That provision is complemented with recital 66, which states:

(…) The methods of providing information and offering the right to refuse should be as user-friendly as possible. (…) Where it is technically possible and effective, in accordance with the relevant provisions of Directive 95/46/EC, the user’s consent to processing may be expressed by using the appropriate settings of a browser or other application. (…)

 

The amended article 5(3) determines now that storing and accessing information on users’ computers would only be lawful on condition that the user concerned, having been provided with clear and comprehensive information about the purposes of the processing, has given consent to that end.

The meaning of ‘consent’ under the e-Privacy Directive is taken from the definition under the EU’s Data Protection Directive. Consent to personal data processing must therefore be “freely given, specific and informed”. It can be referred to as ‘opt-in’, meaning that the user must give his or her consent before cookies or any other form of data is stored in their browser.

This shall not prevent strictly necessary storage or access for the provision of a service “explicitly requested” by the user.

Considering the vast room for abuse associated with the use of cookies, and the concerns related to privacy that it raises, initiatives as the ‘Cookie Sweep Day’ announced by the French data protection agency (“CNIL”), whose director is the current chair of the Article 29 WP, and to which other European Data Protection Authorities (DPAs) adhered, might not come as a surprise. In order to assess the general level of compliance with the current legal framework, several random checks to websites were conducted.

Recently, Jean-Claude Juncker, the new President of the European Commission, recommended that the new EU Commissioner for Digital Economy and Society, Günther Oettinger, further the reforms to the e-Privacy Directive.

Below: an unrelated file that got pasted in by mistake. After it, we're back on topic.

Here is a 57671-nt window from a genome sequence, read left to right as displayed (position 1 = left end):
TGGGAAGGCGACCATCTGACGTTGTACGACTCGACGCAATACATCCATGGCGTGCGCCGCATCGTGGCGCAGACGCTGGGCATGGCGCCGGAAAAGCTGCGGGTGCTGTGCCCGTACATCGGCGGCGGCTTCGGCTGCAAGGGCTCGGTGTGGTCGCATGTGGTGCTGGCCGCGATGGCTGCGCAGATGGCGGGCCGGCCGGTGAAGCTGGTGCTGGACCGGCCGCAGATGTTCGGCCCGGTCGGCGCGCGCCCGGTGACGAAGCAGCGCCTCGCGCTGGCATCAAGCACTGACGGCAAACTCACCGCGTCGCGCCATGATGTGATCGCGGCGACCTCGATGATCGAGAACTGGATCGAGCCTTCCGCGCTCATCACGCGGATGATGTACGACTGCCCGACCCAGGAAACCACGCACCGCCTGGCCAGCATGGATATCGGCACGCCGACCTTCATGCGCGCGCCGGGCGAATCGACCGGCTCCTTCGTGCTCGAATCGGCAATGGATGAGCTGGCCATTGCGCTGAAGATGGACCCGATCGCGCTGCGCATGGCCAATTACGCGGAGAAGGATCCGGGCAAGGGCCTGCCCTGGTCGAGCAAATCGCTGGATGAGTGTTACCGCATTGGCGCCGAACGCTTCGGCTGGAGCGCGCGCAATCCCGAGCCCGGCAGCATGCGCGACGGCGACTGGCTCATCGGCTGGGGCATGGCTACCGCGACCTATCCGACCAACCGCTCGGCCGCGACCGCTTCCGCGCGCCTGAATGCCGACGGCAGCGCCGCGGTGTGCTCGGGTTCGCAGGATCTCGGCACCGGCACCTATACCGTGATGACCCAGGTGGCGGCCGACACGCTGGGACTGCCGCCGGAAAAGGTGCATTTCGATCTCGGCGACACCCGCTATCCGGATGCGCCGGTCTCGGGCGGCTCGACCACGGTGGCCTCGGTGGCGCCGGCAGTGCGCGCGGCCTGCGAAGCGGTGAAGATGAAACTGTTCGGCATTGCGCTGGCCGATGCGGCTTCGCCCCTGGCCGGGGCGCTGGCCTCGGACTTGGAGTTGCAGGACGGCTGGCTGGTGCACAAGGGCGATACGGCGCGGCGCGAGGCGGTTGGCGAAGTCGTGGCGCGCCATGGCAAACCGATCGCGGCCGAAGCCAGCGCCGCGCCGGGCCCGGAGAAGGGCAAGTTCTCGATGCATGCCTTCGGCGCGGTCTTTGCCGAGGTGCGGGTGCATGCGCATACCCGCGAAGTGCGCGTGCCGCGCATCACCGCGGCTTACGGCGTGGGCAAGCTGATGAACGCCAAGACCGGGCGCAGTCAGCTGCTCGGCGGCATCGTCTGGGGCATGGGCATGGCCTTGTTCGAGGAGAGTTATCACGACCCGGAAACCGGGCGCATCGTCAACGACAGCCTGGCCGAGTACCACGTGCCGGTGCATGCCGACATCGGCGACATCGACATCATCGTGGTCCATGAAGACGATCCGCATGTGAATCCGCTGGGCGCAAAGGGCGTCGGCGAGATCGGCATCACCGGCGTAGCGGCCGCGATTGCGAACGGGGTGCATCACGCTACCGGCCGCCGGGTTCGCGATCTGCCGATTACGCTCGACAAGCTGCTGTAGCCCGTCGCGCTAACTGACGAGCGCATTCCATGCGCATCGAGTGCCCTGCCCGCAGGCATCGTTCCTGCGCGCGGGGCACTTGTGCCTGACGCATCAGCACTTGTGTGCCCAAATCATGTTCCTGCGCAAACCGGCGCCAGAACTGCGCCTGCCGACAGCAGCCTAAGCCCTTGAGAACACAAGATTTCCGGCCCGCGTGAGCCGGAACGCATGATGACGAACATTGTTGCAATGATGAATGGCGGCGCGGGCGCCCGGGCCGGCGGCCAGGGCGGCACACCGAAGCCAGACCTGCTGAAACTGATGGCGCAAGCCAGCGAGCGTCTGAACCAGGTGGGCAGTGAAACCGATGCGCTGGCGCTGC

A new reform might be well needed as tech giants as Google, Microsoft and Apple are already developing new tracking technologies, which are intended to replace cookies, deemed to be inefficient.

Cookies might belong to the past anytime soon, but the privacy concerns are here to stay.

References   [ + ]

1. Web browsers and web servers communicate using the HTTP – Hyper Text Transfer Protocol. This is the mean by which websites can be accessed.
2. Article 5(3) of the old law of 2002 provided as follows:
Member States shall ensure that the use of electronic communications networks to store information or to gain access to information stored in the terminal equipment of a subscriber or user is only allowed on condition that the subscriber or user concerned is provided with clear and comprehensive information in accordance with Directive 95/46/EC, inter alia about the purposes of the processing, and is offered the right to refuse such processing by the data controller. This shall not prevent any technical storage or access for the sole purpose of carrying out or facilitating the transmission of a communication over an electronic communications network, or as strictly necessary in order to provide an information society service explicitly requested by the subscriber or user.